Similarly, the ALJ's assessment of the competing medical evidence rested upon sufficient "relevant evidence as a reasonable mind might accept as adequate to support a conclusion, " Johnson , 529 F.3d at 200, and, therefore, was supported by "substantial evidence." In this case, the ALJ correctly noted that the plaintiff's complaints were not consistently supported by medical treatment records, or by her own description of her medical and mental condition. The ALJ then determined that the consulting medical opinions which found that Hearn retained some residual capacity to work drew greater and more persuasive support from the evidence, than the opinions of the physician assistants, opinions which were at odds with various clinical findings. Given these conflicts in the evidence, the ALJ as fact-finder was entitled to give greater weight in this regard to this objective medical evidence, objective evidence which did not support these claims of total disability. Recognizing that the "substantial evidence" standard of review prescribed by statute is a deferential standard of review, Jones v. Barnhart , 364 F.3d 501, 503 (3d Cir. 2004), which is met by less than a preponderance of the evidence but more than a mere scintilla of proof, Richardson v. Perales , 402 U.S. 389, 401 (1971), we find that the ALJ's decisions assessing this competing proof regarding the plaintiff's's ability to function despite her various claimed physical impairments was supported by substantial evidence and may not now be disturbed on appeal.

2. The ALJ Appropriately Considered the Opinion Evidence

Hearn also argues that the ALJ erred in failing to give appropriate weight to the opinion of Hearn's treating physicians. While this argument is cast as a claim that the ALJ failed to follow the opinion of treating physicians regarding disability, in fact, the opinions offered here were not physician opinions but rather were the opinions of two physician assistants.

In this regard, the legal standards governing our assessment of an ALJ's evaluation of this type of evidence are familiar ones. In Morales v. Apfel , 225 F.3d 310 (3d Cir. 2000), the Court of Appeals for the Third Circuit set forth the standard for evaluating the opinion of a physician stating that:

A cardinal principle guiding disability eligibility determinations is that the ALJ accord treating physicians' reports great weight, especially "when their opinions reflect expert judgment based on a continuing observation of the patient's condition over a prolonged period of time." Plummer [v. Apfel , 186 F.3d 422, 429 (3d Cir.1999)] (quoting Rocco v. Heckler , 826 F.2d 1348, 1350 (3d Cir.1987)); see also Adorno v. Shalala , 40 F.3d 43, 47 (3d Cir.1994); Jones, 954 F.2d at 128; Allen v. Bowen , 881 F.2d 37, 40-41 (3d Cir.1989); Frankenfield v. Bowen , 861 F.2d 405, 408 (3d Cir.1988); Brewster, 786 F.2d at 585. Where, as here, the opinion of a treating physician conflicts with that of a non-treating, non-examining physician, the ALJ may choose whom to credit but "cannot reject evidence for no reason or for the wrong reason." Plummer , 186 F.3d at 429 (citing Mason v. Shalala , 994 F.2d 1058, 1066 (3d Cir.1993)). The ALJ must consider the medical findings that support a treating physician's opinion that the claimant is disabled. See Adorno , 40 F.3d at 48. In choosing to reject the treating physician's assessment, an ALJ may not make "speculative inferences from medical reports" and may reject "a treating physician's opinion outright only on the basis of contradictory medical evidence" and not due to his or her own credibility judgments, speculation or lay opinion. Plummer , 186 F.3d at 429; Frankenfield v. Bowen , 861 F.2d 405, 408 (3d Cir.1988); Kent, 710 F.2d at 115.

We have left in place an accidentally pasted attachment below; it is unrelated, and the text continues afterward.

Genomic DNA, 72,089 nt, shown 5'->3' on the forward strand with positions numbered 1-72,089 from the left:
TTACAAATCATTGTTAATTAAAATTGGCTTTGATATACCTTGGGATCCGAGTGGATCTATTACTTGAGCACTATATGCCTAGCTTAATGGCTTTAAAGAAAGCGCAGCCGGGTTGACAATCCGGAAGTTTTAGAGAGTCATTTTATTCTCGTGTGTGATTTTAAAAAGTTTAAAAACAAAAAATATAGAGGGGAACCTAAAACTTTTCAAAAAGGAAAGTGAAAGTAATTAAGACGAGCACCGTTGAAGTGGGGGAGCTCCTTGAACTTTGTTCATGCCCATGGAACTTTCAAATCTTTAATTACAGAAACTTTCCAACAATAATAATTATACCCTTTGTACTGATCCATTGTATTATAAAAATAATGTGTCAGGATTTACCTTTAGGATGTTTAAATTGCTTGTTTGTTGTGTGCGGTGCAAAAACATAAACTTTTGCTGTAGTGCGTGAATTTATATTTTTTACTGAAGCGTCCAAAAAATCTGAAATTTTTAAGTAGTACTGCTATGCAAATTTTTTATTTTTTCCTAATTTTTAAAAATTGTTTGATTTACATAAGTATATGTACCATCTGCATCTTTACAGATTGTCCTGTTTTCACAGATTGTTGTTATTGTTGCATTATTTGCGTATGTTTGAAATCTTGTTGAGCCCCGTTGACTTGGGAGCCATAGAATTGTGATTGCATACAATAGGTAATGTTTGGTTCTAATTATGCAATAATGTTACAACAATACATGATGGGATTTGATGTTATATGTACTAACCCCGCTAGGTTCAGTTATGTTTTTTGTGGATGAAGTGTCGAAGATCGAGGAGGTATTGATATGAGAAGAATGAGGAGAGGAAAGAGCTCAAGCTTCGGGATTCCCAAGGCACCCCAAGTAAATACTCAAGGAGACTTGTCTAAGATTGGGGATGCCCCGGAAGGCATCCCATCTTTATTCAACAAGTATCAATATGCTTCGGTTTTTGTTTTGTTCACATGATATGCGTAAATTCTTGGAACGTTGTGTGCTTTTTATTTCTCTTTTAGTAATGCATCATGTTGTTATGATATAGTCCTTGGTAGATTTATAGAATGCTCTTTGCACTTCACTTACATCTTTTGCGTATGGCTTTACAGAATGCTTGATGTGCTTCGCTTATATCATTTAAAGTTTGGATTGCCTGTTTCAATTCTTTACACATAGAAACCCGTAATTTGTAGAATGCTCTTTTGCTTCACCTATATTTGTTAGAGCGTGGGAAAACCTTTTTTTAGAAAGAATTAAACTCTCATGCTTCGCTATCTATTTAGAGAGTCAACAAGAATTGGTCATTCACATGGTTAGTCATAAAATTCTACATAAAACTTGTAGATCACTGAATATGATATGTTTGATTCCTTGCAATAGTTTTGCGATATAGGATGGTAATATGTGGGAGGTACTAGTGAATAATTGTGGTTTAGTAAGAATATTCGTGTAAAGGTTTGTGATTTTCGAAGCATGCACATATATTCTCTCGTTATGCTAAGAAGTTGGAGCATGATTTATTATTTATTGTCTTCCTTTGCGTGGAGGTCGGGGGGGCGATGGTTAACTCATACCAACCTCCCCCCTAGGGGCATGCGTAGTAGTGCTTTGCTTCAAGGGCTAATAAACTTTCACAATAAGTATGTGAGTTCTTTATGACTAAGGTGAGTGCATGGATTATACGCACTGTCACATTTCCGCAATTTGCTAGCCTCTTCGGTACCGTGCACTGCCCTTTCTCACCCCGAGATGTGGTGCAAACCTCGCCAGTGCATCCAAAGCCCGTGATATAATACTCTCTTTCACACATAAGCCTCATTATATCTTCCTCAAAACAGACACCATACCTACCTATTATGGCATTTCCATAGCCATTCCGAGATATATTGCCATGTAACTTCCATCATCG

Id. at 317-318.

Similarly, the Social Security Regulations state that when the opinion of a treating physician is "well-supported by medically acceptable clinical and laboratory diagnostic techniques and is not inconsistent with the other substantial evidence in your case record, " it is to be given controlling weight. 20 C.F.R. § 416.927(c). When the opinion of a physician is not given controlling weight, the length of the treatment relationship and the frequency of examination must be considered. The Regulations state:

Generally, the longer a treating source has treated you and the more times you have been seen by a treating source, the more weight we will give to the source's medical opinion. When the treating source has seen you a number of times and long enough to have obtained a longitudinal picture of your impairment, we will give the source's opinion more weight than we would give it if it were from a non-treating source. 20 C.F.R. § 416.927(c).